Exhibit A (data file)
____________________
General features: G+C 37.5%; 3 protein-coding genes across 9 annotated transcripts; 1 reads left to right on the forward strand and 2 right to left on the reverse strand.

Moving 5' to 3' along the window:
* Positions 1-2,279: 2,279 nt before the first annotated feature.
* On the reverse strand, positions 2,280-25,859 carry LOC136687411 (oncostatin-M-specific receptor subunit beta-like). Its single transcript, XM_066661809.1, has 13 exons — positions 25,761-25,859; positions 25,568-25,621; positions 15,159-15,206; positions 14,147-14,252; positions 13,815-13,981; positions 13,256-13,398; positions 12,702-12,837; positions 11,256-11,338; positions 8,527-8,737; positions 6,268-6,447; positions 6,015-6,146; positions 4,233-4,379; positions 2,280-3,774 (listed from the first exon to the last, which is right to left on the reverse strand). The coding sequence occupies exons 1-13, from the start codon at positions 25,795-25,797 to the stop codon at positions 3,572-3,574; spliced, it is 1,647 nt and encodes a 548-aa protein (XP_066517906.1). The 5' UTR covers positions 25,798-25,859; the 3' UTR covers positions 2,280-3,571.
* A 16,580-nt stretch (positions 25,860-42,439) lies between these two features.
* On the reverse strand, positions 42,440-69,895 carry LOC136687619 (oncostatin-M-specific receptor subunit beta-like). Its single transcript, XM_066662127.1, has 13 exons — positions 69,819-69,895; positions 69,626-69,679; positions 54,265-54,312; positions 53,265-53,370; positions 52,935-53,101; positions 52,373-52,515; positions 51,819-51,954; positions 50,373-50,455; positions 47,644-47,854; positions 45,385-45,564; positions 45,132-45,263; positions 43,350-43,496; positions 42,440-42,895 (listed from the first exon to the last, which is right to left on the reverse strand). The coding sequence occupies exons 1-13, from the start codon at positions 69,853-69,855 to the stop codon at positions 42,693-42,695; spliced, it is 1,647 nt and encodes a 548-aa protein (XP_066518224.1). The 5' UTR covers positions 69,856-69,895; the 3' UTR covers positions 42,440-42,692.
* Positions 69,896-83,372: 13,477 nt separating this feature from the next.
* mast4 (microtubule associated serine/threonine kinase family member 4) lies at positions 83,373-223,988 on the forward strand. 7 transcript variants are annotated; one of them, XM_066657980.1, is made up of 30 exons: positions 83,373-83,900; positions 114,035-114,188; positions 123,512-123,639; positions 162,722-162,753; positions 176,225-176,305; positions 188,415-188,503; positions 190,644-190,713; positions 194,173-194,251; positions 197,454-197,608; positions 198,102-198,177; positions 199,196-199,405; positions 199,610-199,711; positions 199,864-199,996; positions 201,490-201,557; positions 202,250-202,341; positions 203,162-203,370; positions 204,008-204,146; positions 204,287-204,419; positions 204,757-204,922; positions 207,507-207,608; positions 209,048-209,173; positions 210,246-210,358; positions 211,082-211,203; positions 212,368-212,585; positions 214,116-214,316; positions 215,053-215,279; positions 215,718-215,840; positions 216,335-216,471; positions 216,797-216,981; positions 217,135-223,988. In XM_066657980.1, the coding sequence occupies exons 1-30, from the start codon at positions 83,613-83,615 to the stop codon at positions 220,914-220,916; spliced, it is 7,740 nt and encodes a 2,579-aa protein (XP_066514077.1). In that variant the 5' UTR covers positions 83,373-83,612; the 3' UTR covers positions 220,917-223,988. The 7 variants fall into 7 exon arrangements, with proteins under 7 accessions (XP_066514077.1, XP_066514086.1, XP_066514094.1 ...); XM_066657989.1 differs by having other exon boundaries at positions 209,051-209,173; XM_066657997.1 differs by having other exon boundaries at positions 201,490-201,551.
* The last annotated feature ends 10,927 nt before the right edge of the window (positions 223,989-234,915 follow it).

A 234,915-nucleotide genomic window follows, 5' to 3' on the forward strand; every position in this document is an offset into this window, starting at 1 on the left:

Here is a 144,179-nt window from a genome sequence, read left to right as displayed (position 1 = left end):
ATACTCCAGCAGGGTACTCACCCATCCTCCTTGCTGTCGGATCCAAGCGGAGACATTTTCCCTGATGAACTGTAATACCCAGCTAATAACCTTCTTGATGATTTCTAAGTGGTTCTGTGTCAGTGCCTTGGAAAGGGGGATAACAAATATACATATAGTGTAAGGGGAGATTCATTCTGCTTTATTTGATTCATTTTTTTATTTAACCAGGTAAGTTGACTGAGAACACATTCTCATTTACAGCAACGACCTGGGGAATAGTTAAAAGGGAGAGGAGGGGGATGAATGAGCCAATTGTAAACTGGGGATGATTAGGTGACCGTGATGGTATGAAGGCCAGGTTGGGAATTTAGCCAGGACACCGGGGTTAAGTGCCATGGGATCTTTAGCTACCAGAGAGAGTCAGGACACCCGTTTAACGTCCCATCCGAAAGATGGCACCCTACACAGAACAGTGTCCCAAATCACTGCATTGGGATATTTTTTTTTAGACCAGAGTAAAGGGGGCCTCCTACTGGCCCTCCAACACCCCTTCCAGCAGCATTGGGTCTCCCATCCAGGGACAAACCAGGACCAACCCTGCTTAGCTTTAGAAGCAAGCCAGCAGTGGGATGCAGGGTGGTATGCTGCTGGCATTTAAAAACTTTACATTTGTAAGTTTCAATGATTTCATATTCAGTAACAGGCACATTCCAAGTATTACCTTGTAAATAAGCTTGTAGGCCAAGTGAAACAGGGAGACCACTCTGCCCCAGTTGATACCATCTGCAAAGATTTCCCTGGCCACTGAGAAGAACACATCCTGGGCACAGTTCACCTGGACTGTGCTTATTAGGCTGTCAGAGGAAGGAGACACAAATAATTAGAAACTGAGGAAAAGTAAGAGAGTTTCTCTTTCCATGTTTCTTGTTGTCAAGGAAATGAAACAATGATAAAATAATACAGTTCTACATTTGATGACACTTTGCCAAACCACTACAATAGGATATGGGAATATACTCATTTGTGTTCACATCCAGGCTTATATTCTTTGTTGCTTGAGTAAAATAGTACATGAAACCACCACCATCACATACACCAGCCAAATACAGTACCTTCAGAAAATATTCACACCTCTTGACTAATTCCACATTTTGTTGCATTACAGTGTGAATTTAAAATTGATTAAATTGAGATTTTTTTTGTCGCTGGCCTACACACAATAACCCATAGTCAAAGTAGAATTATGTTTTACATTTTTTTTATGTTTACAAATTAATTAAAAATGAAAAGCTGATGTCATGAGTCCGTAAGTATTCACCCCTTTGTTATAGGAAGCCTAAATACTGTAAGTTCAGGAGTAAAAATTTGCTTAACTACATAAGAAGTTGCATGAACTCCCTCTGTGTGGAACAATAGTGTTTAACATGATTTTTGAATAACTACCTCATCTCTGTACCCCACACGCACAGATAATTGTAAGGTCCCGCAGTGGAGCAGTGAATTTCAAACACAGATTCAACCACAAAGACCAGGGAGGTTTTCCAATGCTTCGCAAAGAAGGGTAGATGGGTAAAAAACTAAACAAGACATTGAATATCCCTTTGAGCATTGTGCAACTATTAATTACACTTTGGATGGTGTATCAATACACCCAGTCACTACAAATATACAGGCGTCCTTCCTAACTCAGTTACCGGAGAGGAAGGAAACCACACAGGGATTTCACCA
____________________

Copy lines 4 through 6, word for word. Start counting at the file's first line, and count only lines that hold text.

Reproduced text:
* On the reverse strand, positions 2,280-25,859 carry LOC136687411 (oncostatin-M-specific receptor subunit beta-like). Its single transcript, XM_066661809.1, has 13 exons — positions 25,761-25,859; positions 25,568-25,621; positions 15,159-15,206; positions 14,147-14,252; positions 13,815-13,981; positions 13,256-13,398; positions 12,702-12,837; positions 11,256-11,338; positions 8,527-8,737; positions 6,268-6,447; positions 6,015-6,146; positions 4,233-4,379; positions 2,280-3,774 (listed from the first exon to the last, which is right to left on the reverse strand). The coding sequence occupies exons 1-13, from the start codon at positions 25,795-25,797 to the stop codon at positions 3,572-3,574; spliced, it is 1,647 nt and encodes a 548-aa protein (XP_066517906.1). The 5' UTR covers positions 25,798-25,859; the 3' UTR covers positions 2,280-3,571.
* A 16,580-nt stretch (positions 25,860-42,439) lies between these two features.
* On the reverse strand, positions 42,440-69,895 carry LOC136687619 (oncostatin-M-specific receptor subunit beta-like). Its single transcript, XM_066662127.1, has 13 exons — positions 69,819-69,895; positions 69,626-69,679; positions 54,265-54,312; positions 53,265-53,370; positions 52,935-53,101; positions 52,373-52,515; positions 51,819-51,954; positions 50,373-50,455; positions 47,644-47,854; positions 45,385-45,564; positions 45,132-45,263; positions 43,350-43,496; positions 42,440-42,895 (listed from the first exon to the last, which is right to left on the reverse strand). The coding sequence occupies exons 1-13, from the start codon at positions 69,853-69,855 to the stop codon at positions 42,693-42,695; spliced, it is 1,647 nt and encodes a 548-aa protein (XP_066518224.1). The 5' UTR covers positions 69,856-69,895; the 3' UTR covers positions 42,440-42,692.